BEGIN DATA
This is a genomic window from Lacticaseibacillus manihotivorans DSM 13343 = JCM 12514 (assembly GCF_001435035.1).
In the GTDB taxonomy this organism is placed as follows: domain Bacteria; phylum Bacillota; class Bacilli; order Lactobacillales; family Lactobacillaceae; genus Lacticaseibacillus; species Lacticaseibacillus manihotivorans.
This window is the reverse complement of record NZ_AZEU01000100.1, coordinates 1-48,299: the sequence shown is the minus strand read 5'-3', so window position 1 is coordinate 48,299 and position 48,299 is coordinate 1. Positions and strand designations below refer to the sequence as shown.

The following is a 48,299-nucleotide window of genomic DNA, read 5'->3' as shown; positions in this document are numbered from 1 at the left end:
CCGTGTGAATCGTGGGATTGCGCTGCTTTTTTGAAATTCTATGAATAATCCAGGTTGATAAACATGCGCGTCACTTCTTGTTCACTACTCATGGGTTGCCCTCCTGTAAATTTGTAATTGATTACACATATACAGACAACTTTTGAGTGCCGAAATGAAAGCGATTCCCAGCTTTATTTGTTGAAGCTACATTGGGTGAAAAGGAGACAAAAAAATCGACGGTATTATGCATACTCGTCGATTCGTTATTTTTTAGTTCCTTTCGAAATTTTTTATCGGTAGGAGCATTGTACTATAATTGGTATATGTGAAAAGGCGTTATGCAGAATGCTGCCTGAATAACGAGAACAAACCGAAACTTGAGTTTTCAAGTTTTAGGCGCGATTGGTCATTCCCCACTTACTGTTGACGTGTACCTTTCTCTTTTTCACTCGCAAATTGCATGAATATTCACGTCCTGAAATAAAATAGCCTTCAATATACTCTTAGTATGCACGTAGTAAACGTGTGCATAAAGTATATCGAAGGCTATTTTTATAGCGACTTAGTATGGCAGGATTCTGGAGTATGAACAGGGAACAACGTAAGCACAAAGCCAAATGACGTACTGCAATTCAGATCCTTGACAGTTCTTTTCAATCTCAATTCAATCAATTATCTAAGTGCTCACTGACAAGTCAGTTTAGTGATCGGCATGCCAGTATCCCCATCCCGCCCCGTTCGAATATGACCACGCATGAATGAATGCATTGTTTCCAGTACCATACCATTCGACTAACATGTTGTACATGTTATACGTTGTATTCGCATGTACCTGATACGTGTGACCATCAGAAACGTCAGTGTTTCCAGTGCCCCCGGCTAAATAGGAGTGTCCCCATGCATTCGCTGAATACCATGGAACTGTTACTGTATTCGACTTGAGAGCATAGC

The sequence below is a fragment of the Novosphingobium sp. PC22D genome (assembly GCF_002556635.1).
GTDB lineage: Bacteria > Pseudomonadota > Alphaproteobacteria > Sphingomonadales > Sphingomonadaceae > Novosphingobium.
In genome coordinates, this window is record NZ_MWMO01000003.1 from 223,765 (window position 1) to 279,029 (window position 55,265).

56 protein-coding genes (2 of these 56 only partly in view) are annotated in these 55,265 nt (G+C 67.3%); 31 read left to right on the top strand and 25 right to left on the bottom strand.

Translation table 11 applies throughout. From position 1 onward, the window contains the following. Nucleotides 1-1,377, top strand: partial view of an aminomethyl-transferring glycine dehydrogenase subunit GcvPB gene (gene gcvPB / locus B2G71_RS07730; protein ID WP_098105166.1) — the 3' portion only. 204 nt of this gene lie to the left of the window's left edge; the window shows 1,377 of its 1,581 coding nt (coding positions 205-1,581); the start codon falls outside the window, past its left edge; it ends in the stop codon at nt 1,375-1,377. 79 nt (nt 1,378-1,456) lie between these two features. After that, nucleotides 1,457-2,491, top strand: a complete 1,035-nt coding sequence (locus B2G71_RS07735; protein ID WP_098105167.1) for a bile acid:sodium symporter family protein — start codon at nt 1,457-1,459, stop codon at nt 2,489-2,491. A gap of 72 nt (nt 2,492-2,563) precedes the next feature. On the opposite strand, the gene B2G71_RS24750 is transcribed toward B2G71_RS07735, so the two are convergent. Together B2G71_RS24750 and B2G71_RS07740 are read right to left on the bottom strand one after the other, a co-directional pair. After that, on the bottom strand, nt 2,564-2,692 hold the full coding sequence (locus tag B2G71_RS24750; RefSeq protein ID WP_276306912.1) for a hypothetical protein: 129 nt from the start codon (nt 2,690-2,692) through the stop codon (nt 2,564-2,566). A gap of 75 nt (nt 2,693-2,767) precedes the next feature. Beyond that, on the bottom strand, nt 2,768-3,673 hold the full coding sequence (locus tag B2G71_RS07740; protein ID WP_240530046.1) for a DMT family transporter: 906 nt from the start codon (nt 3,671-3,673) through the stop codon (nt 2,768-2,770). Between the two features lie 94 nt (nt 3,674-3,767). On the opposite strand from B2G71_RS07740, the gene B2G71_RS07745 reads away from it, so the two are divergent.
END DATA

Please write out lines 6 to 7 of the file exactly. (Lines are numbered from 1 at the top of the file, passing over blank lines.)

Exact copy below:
The sequence below is a fragment of the Novosphingobium sp. PC22D genome (assembly GCF_002556635.1).
GTDB lineage: Bacteria > Pseudomonadota > Alphaproteobacteria > Sphingomonadales > Sphingomonadaceae > Novosphingobium.